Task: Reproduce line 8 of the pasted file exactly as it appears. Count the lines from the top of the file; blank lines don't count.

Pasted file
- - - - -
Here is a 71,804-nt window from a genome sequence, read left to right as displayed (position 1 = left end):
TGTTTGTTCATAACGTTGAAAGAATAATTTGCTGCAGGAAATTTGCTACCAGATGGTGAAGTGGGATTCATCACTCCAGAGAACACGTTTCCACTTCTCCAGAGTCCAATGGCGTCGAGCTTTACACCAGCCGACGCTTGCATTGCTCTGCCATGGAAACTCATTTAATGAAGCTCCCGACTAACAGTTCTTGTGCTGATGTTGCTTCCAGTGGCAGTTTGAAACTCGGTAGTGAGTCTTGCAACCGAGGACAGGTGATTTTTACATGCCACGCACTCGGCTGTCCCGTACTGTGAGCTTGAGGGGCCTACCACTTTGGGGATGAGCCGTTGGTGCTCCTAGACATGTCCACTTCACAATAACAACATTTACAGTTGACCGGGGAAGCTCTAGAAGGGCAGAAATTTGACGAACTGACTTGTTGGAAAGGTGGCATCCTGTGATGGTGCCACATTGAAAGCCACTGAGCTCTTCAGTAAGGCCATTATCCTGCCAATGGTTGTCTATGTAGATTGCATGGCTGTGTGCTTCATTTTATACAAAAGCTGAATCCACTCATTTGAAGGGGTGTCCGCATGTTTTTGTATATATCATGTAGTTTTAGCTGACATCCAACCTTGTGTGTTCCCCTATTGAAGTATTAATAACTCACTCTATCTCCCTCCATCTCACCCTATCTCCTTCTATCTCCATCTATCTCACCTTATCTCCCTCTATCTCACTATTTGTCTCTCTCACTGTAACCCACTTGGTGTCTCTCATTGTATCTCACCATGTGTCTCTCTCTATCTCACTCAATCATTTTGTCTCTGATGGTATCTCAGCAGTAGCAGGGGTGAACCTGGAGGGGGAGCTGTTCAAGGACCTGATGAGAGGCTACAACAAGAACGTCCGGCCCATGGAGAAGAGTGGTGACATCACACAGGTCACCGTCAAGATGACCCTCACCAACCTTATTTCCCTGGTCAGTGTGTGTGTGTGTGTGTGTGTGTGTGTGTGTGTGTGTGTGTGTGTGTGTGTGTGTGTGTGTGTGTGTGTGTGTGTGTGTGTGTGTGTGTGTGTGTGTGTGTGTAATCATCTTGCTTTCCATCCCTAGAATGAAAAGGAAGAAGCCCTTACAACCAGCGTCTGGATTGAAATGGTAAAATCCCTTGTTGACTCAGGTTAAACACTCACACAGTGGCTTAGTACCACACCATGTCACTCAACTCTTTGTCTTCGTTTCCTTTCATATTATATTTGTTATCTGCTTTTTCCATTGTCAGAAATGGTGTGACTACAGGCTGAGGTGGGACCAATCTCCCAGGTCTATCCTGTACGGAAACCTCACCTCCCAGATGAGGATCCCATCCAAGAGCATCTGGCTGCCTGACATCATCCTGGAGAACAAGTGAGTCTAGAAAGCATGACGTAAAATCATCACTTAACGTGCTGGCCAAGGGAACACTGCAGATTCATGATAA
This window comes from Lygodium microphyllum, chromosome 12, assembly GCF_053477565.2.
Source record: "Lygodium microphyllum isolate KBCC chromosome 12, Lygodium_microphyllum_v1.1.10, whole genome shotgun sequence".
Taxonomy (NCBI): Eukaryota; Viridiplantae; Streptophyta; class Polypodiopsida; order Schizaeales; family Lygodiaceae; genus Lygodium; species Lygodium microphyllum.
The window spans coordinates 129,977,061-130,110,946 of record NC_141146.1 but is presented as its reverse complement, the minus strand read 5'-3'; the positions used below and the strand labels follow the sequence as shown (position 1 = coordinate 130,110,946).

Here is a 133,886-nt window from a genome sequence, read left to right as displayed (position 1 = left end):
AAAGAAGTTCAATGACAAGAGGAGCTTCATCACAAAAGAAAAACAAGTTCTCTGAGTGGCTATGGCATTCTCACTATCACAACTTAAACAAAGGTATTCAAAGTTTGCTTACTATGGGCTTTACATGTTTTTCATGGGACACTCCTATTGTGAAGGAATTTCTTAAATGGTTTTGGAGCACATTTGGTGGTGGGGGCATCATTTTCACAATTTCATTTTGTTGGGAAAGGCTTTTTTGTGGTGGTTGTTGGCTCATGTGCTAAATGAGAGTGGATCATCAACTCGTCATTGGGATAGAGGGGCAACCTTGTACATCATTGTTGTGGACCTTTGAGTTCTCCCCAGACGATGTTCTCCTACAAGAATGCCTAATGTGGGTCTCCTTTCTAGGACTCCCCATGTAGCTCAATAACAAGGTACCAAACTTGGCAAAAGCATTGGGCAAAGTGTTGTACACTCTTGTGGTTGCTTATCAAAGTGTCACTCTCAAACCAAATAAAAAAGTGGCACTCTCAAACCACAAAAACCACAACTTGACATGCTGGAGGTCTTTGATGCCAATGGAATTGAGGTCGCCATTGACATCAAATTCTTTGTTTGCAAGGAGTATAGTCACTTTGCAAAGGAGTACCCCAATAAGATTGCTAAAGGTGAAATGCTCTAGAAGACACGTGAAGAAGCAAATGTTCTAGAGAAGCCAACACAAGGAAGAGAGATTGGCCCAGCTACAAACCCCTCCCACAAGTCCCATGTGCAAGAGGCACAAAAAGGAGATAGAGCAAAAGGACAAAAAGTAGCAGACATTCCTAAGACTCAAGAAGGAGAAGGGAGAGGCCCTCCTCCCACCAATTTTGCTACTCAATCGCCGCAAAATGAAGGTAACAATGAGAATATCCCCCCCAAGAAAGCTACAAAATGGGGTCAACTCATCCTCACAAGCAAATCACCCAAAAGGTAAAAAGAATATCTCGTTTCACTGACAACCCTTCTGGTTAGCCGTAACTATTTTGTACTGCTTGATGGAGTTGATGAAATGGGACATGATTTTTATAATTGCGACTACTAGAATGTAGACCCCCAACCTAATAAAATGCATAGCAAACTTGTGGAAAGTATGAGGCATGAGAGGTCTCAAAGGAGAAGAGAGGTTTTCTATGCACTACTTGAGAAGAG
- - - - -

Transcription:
AAAGAAGTTCAATGACAAGAGGAGCTTCATCACAAAAGAAAAACAAGTTCTCTGAGTGGCTATGGCATTCTCACTATCACAACTTAAACAAAGGTATTCAAAGTTTGCTTACTATGGGCTTTACATGTTTTTCATGGGACACTCCTATTGTGAAGGAATTTCTTAAATGGTTTTGGAGCACATTTGGTGGTGGGGGCATCATTTTCACAATTTCATTTTGTTGGGAAAGGCTTTTTTGTGGTGGTTGTTGGCTCATGTGCTAAATGAGAGTGGATCATCAACTCGTCATTGGGATAGAGGGGCAACCTTGTACATCATTGTTGTGGACCTTTGAGTTCTCCCCAGACGATGTTCTCCTACAAGAATGCCTAATGTGGGTCTCCTTTCTAGGACTCCCCATGTAGCTCAATAACAAGGTACCAAACTTGGCAAAAGCATTGGGCAAAGTGTTGTACACTCTTGTGGTTGCTTATCAAAGTGTCACTCTCAAACCAAATAAAAAAGTGGCACTCTCAAACCACAAAAACCACAACTTGACATGCTGGAGGTCTTTGATGCCAATGGAATTGAGGTCGCCATTGACATCAAATTCTTTGTTTGCAAGGAGTATAGTCACTTTGCAAAGGAGTACCCCAATAAGATTGCTAAAGGTGAAATGCTCTAGAAGACACGTGAAGAAGCAAATGTTCTAGAGAAGCCAACACAAGGAAGAGAGATTGGCCCAGCTACAAACCCCTCCCACAAGTCCCATGTGCAAGAGGCACAAAAAGGAGATAGAGCAAAAGGACAAAAAGTAGCAGACATTCCTAAGACTCAAGAAGGAGAAGGGAGAGGCCCTCCTCCCACCAATTTTGCTACTCAATCGCCGCAAAATGAAGGTAACAATGAGAATATCCCCCCCAAGAAAGCTACAAAATGGGGTCAACTCATCCTCACAAGCAAATCACCCAAAAGGTAAAAAGAATATCTCGTTTCACTGACAACCCTTCTGGTTAGCCGTAACTATTTTGTACTGCTTGATGGAGTTGATGAAATGGGACATGATTTTTATAATTGCGACTACTAGAATGTAGACCCCCAACCTAATAAAATGCATAGCAAACTTGTGGAAAGTATGAGGCATGAGAGGTCTCAAAGGAGAAGAGAGGTTTTCTATGCACTACTTGAGAAGAG